[show abstract][hide abstract] ABSTRACT: The evolution of a ternary molecular system (imine, diene and nitrile) is analyzed to disclose the pathways leading to a divergent synthetic outcome. The Lewis acid catalyzed reaction between cyclohexadiene, 2-phenyl-indol-3-one and acetonitrile yields the imino-Diels-Alder adduct as the major product together with minor amounts of the Mannich-Ritter-amidine product. The experimental and computational data show that the relative orientation of the initial reactants dictates the synthetic outcome. The exo approach between imine and diene leads to the Diels-Alder adduct in a concerted process, whereas the endo mode leads to a polarized intermediate, which is trapped by acetonitrile to yield the multicomponent adduct.
[show abstract][hide abstract] ABSTRACT: We address the issue of whether chemical alterations of nucleobases are an effective tool to modulate charge transfer through DNA molecules. Our investigation uses a multi-level computational approach based on classical molecular dynamics and quantum chemistry. We find yet another evidence that structural fluctuations are a key factor to determine the electronic structure of double-stranded DNA. We argue that the electronic structure and charge transfer ability of flexible polymers is the result of a complex intertwining of various structural, dynamical and chemical factors. Chemical intuition may be used to design molecular wires, but this is not the sole component in the complex charge transfer mechanism through DNA.
[show abstract][hide abstract] ABSTRACT: The aim of this work was to perform a detailed study of the alkaloid content of Narcissus triandrus, as well as a complete analysis of the alkaloid profile of 18 wild populations, comprising all the taxa of the section Ganymedes. Through the application of a combination of spectroscopic and chromatographic methods, the isolation and structural elucidation of 3 compounds are reported for the first time from a natural source (2-oxomesembrenone, 7,7a-dehydromesembrenone and 2-oxoepimesembranol), together with the identification of 5 major common mesembrane alkaloids. Additionally, the GC-MS analysis of the alkaloid profile demonstrated the regular presence of mesembranes in all the studied plants, showing mesembrenone as the predominant compound without any typical Amaryllidaceae alkaloid being detected.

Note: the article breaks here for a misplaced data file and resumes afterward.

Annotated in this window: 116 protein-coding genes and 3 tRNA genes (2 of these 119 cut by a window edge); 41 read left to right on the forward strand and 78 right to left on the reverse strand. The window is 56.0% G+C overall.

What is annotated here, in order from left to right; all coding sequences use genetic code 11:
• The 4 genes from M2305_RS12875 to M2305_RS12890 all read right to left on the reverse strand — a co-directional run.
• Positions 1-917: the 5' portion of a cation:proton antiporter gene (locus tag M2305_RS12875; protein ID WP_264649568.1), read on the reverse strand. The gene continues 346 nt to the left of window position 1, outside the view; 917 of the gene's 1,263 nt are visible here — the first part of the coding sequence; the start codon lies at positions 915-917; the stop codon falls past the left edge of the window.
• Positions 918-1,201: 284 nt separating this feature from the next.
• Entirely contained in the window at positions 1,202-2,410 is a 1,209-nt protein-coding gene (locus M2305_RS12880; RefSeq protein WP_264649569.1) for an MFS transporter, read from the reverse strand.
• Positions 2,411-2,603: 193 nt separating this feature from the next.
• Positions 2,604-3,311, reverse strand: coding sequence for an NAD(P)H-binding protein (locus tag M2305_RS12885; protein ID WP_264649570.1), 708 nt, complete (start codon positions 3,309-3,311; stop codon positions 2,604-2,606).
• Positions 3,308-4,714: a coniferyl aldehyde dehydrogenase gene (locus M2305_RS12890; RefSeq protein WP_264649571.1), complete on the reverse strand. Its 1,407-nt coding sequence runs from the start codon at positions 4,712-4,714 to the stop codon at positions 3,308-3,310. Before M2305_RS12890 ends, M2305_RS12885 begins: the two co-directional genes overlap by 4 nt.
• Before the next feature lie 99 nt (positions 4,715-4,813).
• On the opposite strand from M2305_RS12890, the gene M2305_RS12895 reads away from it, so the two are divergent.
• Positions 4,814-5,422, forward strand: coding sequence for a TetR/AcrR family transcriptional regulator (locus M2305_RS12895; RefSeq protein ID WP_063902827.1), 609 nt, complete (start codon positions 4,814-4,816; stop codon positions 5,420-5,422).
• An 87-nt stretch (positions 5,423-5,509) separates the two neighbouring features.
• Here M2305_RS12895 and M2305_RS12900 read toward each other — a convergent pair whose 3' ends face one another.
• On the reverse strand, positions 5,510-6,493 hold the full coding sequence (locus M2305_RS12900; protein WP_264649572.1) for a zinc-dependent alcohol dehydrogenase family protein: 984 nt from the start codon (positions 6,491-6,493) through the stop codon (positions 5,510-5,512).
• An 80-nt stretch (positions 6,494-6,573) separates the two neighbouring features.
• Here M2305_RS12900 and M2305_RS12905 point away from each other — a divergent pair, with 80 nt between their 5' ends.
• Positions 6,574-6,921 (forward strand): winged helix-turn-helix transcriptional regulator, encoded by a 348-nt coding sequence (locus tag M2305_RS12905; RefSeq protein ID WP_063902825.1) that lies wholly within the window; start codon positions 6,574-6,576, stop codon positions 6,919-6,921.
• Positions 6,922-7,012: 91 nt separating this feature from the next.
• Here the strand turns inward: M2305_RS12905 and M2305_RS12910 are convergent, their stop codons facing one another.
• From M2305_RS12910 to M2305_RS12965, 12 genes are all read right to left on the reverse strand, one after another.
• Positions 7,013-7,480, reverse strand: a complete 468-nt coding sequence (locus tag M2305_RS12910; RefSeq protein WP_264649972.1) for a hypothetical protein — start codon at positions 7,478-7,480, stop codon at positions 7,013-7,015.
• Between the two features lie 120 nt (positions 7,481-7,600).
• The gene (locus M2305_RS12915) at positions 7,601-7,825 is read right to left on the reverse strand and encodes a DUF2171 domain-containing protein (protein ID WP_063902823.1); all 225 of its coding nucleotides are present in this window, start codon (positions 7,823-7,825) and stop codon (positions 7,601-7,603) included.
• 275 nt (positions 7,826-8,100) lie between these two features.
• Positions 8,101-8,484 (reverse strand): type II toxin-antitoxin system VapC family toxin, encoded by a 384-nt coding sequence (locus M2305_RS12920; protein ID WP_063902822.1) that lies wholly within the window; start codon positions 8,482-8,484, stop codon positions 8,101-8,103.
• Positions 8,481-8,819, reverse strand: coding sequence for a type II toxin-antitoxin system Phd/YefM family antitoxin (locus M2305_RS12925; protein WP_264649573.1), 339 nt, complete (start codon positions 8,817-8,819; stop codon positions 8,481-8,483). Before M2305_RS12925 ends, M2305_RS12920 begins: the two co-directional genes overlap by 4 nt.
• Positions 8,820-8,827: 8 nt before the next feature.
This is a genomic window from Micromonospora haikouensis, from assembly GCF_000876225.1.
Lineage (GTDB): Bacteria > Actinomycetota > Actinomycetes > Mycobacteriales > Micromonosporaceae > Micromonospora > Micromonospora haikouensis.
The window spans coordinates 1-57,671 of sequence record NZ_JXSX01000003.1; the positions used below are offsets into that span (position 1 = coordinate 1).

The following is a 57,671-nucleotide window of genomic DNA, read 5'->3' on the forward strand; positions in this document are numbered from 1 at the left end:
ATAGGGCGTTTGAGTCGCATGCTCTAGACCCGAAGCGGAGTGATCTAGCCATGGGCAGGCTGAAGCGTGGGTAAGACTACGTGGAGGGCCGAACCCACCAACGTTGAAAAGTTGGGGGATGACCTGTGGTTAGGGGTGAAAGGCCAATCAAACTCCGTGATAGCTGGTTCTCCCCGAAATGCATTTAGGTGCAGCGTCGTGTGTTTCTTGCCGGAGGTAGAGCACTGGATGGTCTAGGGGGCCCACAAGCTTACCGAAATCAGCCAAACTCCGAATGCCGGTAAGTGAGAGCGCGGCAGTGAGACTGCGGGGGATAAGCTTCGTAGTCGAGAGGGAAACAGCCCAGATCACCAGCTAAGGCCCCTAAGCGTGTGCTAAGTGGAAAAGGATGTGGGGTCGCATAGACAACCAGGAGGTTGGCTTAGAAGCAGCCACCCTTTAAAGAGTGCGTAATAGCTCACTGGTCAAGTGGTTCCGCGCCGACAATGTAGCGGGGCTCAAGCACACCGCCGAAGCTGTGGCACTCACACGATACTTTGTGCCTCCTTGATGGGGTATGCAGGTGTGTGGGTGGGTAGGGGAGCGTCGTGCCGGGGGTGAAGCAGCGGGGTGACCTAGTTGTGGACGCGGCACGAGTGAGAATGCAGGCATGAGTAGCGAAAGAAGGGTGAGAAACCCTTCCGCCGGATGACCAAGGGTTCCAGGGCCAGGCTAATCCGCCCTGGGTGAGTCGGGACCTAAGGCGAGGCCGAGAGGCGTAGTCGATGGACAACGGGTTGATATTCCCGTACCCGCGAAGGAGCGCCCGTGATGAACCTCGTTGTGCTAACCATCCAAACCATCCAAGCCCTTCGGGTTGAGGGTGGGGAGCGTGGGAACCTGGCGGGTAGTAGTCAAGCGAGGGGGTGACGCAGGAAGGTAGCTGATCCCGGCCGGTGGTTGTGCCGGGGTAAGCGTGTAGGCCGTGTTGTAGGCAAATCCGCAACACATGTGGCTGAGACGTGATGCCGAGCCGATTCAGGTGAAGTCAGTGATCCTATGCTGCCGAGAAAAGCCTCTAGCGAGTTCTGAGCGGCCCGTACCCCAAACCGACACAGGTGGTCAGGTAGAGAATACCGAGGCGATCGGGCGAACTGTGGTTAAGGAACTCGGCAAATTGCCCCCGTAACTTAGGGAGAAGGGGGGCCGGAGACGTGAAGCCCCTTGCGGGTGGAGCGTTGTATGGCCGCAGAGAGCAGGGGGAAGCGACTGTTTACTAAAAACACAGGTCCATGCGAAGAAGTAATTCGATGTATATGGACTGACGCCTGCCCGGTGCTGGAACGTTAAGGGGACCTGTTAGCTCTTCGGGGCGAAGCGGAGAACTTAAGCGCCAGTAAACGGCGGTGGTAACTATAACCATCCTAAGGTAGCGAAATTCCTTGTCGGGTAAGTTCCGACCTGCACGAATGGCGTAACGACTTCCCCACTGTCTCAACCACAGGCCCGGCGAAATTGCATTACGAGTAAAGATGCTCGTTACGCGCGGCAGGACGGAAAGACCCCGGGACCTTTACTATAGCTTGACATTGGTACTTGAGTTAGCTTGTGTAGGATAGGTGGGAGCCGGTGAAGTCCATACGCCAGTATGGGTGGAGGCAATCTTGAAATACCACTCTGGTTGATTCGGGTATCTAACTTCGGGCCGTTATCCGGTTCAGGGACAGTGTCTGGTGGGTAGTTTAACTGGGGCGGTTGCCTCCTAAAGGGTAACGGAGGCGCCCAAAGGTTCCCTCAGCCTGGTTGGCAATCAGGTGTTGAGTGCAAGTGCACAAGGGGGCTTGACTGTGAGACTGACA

[show abstract][hide abstract] ABSTRACT: The presence of cavities and tunnels in the interior of proteins, in conjunction with the structural plasticity arising from the coupling to the thermal fluctuations of the protein scaffold, has profound consequences on the pathways followed by ligands moving through the protein matrix. In this perspective we discuss how quantitative analysis of experimental rebinding kinetics from laser flash photolysis, trapping of unstable conformational states by embedding proteins within the nanopores of silica gels, and molecular simulations can synergistically converge to gain insight into the migration mechanism of ligands. We show how the evaluation of the free energy landscape for ligand diffusion based on the outcome of computational techniques can assist the definition of sound reaction schemes, leading to a comprehensive understanding of the broad range of chemical events and time scales that encompass the transport of small ligands in hemeproteins.
Physical Chemistry Chemical Physics 06/2013; · 3.83 Impact Factor
[show abstract][hide abstract] ABSTRACT: We present a refinement of the backbone torsion parameters ε and ζ of the Cornell et al. AMBER force field for DNA simulations. The new parameters, denoted as εζOL1, were derived from quantum-mechanical calculations with inclusion of conformation-dependent solvation effects according to the recently reported methodology (J. Chem. Theory Comput. 2012, 7(9), 2886-2902). The performance of the refined parameters was analyzed by means of extended molecular dynamics (MD) simulations for several representative systems. The results showed that the εζOL1 refinement improves the backbone description of B-DNA double helices and G-DNA stem. In B-DNA simulations, we observed an average increase of the helical twist and narrowing of the major groove, thus achieving better agreement with X-ray and solution NMR data. The balance between populations of BI and BII backbone substates was shifted towards the BII state, in better agreement with ensemble-refined solution experimental results. Furthermore, the refined parameters decreased the backbone RMS deviations in B-DNA MD simulations. In the antiparallel guanine quadruplex (G-DNA) the εζOL1 modification improved the description of non-canonical α/γ backbone substates, which were shown to be coupled to the ε/ζ torsion potential. Thus, the refinement is suggested as a possible alternative to the current ε/ζ torsion potential, which may enable more accurate modeling of nucleic acids. However, long-term testing is recommended before its routine application in DNA simulations.
Journal of Chemical Theory and Computation 05/2013; 9(5):2339-2354. · 5.39 Impact Factor